Look at the number of these dogs that are purchased from a shelter and go on to be top dock diving dogs, frisbee competitors, weight pulling, obedience and agility dogs or even service dogs.  Was it a miracle - did a long sit in the dog pound make them realize they needed to get their act together or did they find a human who understood their needs and trained them to compete so they had an outlet for all that energy???

Do not ever tell me we do not have the right to train a dog to participate in this dog sport or that we can't have a dog for protection sake.    We just might need them to protect us from the big football convicted felons we have running around loose.  Now there is a sport hero for you.

The problem is not the dogs - the problem is the people who get them and then are too lazy to train them
A well trained and socialized dog is at least 10 times safer than and untrained and unsocialized dog who is allowed to run loose. 

Tuesday, July 19, 2011

Don't be fooled by the AR groups - there is solid medical reasons to crop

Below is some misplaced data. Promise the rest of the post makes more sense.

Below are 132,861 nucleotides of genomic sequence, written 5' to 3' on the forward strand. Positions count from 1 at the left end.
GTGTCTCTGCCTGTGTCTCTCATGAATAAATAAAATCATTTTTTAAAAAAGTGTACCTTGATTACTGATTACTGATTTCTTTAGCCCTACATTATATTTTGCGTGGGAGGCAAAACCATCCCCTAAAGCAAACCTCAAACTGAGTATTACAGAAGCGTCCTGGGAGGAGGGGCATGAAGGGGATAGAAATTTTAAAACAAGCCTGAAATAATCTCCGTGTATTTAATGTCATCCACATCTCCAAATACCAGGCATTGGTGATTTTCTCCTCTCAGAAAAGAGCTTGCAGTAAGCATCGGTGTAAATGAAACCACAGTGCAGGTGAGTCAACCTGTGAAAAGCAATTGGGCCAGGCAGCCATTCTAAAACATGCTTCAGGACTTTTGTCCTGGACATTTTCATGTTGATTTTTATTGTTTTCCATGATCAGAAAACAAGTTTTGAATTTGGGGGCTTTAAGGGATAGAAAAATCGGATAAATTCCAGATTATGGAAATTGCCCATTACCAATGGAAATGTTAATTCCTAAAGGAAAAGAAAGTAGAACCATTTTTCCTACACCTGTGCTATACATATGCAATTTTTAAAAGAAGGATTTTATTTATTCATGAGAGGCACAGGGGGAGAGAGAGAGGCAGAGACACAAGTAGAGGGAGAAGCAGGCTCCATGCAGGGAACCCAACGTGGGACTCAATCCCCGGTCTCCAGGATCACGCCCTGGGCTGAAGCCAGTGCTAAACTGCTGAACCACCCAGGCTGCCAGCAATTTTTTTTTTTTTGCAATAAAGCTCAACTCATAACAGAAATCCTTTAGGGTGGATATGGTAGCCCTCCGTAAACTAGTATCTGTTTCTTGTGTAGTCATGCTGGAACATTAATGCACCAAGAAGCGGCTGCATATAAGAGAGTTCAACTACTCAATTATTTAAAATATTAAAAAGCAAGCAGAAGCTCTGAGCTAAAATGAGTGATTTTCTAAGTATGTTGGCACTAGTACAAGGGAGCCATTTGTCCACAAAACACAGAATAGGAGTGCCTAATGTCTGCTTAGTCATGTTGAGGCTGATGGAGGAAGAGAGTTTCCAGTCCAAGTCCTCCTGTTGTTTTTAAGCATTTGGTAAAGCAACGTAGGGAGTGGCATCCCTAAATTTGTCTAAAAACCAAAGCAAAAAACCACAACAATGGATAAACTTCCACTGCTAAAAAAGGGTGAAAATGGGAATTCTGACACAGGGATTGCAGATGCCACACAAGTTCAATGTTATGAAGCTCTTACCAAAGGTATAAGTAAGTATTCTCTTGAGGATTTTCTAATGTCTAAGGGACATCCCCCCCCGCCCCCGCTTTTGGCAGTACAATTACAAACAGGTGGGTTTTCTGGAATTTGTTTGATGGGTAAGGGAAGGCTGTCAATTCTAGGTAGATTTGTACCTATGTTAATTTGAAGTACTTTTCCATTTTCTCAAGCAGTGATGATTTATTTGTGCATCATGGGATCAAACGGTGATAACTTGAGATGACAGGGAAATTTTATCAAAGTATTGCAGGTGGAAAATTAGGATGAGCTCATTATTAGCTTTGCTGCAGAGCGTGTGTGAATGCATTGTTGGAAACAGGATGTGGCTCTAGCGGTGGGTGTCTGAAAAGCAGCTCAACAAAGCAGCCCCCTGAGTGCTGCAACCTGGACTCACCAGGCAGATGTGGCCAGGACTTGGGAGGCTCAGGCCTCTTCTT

Dr. Purswell on the advantages of ear cropping:

I came across some informaiton from a very distinguished vet Dr. Beverly Purswell who shared her opinion concening ear Cropping...  Other than every vet I have worked with she is one of the few to speak up about the advantages from a medical perspective on ear cropping.  I thought I would share her comments here as it is a good follow up on my articles on Ear cropping.

Dr. Purswell, DVM, PHD:
"...I remind them of all the ear problems seen in flop ears dogs, which are not seen in erect eared dogs. No wild canids, or any wild animal for that matter, has flop ears. Animal control officers will tell you that flop ears are eliminated in the F1 generation of dogs that go feral. Nature gets rid of the flop ear that quickly."

My only point is that an erect ear is a healthier ear. There are many scientific articles in the literature finding this to be true, that most ear infections are in flop ears dogs. This is due primarily to the lack of air circulation to the ear canal. I point this out to my veterinary students as a counterpoint to their blanket condemnation of ear cropping as being cosmetic only. And, yes, the AVMA (American Veterinary Medical Association) Animal Welfare Committee came out against docking and cropping because they could not support cosmetic only procedures.
Beverly J. Purswell, DVM, PhD
Department of Large Animal Clinical Sciences
VA Tech
Blacksburg, VA 24061

Every vet I have every asked, except for new vets coming out of school have told me this same thing - they see far more ear infections from the floppy earred breeds thatn cropped.